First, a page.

One of the membership obligations to ESAAMLG is for Botswana to be peer-reviewed by the other Member States and other international bodies like the World Bank, IMF or FATF. The most recent assessment for Botswana to gauge compliance with the FATF standards was conducted by ESAAMLG in 2016 and culminated with publishing the Mutual Evaluation Report (MER) in 2017.
Following the discussion and adoption by the Task Force and approval of the MER by the Council of Ministers, the country was placed under enhanced follow-up. This led to a one (1) year observation period in which the country was expected to improve its technical compliance (legislative framework) by correcting the deficiencies identified in the MER.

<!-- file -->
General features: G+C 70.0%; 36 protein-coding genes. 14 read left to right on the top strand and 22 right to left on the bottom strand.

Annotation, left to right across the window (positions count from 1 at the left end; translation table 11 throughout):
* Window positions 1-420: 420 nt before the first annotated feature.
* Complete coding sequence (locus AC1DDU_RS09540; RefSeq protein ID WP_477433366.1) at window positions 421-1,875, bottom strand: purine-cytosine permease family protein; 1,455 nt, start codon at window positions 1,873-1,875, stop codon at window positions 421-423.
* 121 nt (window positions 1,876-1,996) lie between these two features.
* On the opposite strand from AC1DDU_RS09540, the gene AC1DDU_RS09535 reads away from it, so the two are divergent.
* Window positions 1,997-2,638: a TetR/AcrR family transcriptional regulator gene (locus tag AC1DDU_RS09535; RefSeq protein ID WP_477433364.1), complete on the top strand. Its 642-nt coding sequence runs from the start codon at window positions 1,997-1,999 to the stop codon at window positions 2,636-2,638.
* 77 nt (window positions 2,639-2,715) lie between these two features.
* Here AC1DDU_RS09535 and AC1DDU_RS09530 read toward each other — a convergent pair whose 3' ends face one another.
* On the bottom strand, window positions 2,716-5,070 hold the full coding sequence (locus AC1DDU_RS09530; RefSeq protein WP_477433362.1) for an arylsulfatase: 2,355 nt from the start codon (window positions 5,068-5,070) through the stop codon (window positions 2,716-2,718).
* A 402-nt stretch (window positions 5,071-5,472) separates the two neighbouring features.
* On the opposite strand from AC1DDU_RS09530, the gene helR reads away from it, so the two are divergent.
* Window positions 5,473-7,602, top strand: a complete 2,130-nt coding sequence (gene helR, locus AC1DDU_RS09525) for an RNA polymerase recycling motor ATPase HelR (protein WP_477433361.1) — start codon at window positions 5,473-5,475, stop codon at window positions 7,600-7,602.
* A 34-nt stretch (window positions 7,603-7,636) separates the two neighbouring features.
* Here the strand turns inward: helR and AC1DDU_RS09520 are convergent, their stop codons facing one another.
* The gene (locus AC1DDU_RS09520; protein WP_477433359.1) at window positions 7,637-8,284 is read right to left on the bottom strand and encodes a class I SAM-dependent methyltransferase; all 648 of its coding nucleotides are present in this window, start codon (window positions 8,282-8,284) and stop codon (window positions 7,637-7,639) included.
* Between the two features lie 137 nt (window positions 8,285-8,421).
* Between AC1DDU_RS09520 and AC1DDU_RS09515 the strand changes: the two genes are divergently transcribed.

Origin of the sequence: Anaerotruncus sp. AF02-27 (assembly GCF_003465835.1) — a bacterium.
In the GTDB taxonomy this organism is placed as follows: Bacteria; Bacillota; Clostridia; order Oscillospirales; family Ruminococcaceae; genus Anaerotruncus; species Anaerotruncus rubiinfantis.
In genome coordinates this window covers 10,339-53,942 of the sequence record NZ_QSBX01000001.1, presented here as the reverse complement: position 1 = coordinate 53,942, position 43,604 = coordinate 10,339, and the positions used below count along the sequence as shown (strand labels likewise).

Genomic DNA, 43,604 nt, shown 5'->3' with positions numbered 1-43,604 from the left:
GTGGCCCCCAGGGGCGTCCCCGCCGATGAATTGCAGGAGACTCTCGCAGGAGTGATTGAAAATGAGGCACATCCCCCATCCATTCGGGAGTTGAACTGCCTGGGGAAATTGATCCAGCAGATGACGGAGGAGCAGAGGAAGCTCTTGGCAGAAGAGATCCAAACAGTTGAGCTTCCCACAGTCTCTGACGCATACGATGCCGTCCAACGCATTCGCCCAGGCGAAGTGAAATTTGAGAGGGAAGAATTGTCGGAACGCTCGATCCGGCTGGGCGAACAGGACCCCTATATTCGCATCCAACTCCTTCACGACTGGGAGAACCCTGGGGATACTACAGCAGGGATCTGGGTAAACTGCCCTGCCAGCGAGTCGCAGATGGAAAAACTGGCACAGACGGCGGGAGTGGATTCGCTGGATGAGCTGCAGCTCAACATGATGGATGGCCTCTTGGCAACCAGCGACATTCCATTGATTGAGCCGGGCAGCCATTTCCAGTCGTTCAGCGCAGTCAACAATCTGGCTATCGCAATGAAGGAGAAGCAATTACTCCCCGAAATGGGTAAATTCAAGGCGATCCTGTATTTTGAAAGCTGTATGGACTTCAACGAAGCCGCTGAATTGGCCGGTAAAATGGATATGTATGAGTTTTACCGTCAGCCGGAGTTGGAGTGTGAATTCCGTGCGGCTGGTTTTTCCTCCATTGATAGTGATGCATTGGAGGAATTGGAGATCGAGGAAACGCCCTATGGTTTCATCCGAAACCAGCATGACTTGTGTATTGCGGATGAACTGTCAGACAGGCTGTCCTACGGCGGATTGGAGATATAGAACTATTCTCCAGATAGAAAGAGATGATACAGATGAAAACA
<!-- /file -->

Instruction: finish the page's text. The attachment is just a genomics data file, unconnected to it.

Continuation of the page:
After one year, in October 2018, the Task Force decided that the country was not taking sufficient steps to implement the recommendations made by the assessors in the MER. The Task Force recommended that Botswana be referred to the International Cooperation Review Group (ICRG) for monitoring and potential listing often referred to as the ‘FATF greylisting”.
Following the FATF greylisting, the EU placed Botswana on its list of high-risk third countries, often referred to as the ‘black list.’ In 2018, Botswana and FATF agreed to an Action Plan that had six items with several timelines. In terms of Risk and coordination, Botswana was told to develop and implement a risk-based comprehensive national AML/CFT strategy, assess the risks associated with legal persons, legal arrangements, and NPOs, and operationalize the modernized company registry to obtain and maintain essential information and Ultimate Beneficial Ownership information.